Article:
Family, friends and team-mates: they were there with George until the very end

Maxine Frith
Saturday 26 November 2005 01:00


Dickie Best, 87, has rushed back and forth between his home in Belfast and London over the last six weeks, as his son's health deteriorated.

A former shipyard worker, Best Snr had already watched his wife Ann die prematurely from her own chronic alcoholism at the age of 54.

Mr Best still lives in the terraced house on a Protestant estate where George was brought up.


Calum Best, a 24-year-old model, barely saw his father while he was growing up in America with his mother, Best's ex-wife Angie.

Since Calum moved to Britain three years ago in order to be closer to Best, the pair have had a volatile relationship, but those close to the family say that Calum has spent the past few days desperate for some final words with his father in order to achieve "closure" in their relationship.

Visibly upset, he left the hospital after his father's death yesterday, saying: "Not only have I lost my dad but we have all lost a wonderful man."


Barbara McNarry, above, Best's 53-year-old sister, spoke for the family yesterday when she thanked the public for its support.

His twin sisters Julie and Grace, 42, as well as brother Ian, 39, and sister Carol, 58, were also at his bedside. Best was the eldest of six, and the siblings had been brought much closer following the footballer's liver transplant in 2002.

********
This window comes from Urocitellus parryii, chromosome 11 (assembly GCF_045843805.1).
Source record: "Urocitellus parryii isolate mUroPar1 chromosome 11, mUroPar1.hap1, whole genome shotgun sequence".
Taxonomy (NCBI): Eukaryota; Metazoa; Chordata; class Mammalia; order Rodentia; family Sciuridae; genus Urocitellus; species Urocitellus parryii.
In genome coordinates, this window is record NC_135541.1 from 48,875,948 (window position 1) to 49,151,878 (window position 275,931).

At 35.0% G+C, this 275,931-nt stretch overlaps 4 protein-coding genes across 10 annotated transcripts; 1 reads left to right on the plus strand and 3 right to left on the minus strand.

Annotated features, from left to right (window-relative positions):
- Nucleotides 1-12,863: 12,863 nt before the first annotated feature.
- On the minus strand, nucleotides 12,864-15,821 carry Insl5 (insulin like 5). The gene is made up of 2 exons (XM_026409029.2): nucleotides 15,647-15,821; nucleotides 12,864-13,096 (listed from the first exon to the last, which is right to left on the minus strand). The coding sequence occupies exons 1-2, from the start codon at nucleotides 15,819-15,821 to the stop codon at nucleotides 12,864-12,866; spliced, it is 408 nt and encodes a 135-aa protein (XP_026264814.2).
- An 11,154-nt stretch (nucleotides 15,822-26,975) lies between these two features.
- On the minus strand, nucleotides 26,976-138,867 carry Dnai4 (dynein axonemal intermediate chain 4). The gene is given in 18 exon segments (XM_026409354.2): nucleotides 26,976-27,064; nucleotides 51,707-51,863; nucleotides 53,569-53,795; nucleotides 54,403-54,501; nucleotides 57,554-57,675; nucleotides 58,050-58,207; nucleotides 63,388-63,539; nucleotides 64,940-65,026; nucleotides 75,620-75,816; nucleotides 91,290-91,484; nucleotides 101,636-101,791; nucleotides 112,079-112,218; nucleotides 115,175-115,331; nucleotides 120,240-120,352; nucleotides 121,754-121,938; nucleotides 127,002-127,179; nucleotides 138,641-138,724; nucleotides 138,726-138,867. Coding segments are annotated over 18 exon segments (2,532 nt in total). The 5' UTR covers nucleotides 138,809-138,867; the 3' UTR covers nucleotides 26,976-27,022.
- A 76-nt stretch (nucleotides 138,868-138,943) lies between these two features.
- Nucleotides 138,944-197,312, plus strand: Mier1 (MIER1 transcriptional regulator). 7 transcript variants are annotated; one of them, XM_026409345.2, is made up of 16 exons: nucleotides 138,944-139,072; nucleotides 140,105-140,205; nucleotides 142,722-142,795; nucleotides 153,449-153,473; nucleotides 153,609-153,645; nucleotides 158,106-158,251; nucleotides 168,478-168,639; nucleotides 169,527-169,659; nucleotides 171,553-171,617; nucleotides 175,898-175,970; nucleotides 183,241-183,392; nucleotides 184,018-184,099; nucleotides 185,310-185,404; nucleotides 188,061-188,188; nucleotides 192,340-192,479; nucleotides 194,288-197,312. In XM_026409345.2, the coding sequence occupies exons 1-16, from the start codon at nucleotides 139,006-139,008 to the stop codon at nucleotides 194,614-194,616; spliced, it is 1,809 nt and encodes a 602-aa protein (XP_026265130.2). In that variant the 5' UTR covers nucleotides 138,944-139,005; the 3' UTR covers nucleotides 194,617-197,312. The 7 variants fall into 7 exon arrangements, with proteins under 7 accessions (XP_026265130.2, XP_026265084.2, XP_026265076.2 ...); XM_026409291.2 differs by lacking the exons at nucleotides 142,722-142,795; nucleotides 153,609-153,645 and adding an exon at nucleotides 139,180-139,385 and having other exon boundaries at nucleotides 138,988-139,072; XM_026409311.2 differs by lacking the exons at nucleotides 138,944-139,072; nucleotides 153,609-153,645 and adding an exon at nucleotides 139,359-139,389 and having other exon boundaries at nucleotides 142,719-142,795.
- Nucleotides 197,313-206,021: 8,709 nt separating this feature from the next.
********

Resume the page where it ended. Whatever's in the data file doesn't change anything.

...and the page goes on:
He even returned to Northern Ireland, close to his family, for a spell in an effort to avoid the temptations of his local pubs.


After the medical staff, it was Phil Hughes, below, whom Best's sister Barbara thanked for remaining a "firm friend" over 25 years.

As an agent, Hughes tried to pull Best out of debt by arranging personal appearances and getting him jobs as a pundit.

As a friend, he saw wives and girlfriends come and go but was the one Best always turned to in times of trouble.

He has spent the past 10 years dealing with constant press inquiries about Best's rumoured demise, but yesterday he could not stop the tears as he said: "He is safe now."


Denis Law, Best's Manchester United team-mate and close friend, arrived to pay his last respects on Thursday and spent the last night of Best's life in the hospital with his family.

Another United legend, Sir Bobby Charlton, left, had also visited Best during his final hours.


Professor Roger Williams' closeness with Best was evident in the past week as he gave almost hourly updates on the footballer's condition.

The pair first met when Best collapsed and was taken to hospital in 2001.

When Professor Williams' receptionist told him that George Best was in his waiting room, the doctor replied: "Who's George Best?"

But the eminent liver doctor, below right, was quickly won over by his patient's charm and stoic attitude towards his problems.

Faced with Best's inability to stop drinking, Professor Williams did not blame his patient for what he believes is a tragic illness, but instead turned on the publicans who continued to serve him alcohol.

He continued to try to support Best, even making public appeals for the footballer to come to back for tests and treatment when he missed appointments.

Now aged 74, he is based at University College London, but does private work at the Cromwell Hospital where he treated Best. Four years ago, Professor Williams set up the George Best Appeal for Liver Research, a charity which studies alcoholism and its effects.

Dr Akeel Alisa had assisted Professor Williams, as they fought in vain to keep him alive. As Best's life entered its final 24 hours, a clearly emotional Dr Alisa said: "George is a friend, not just a patient."

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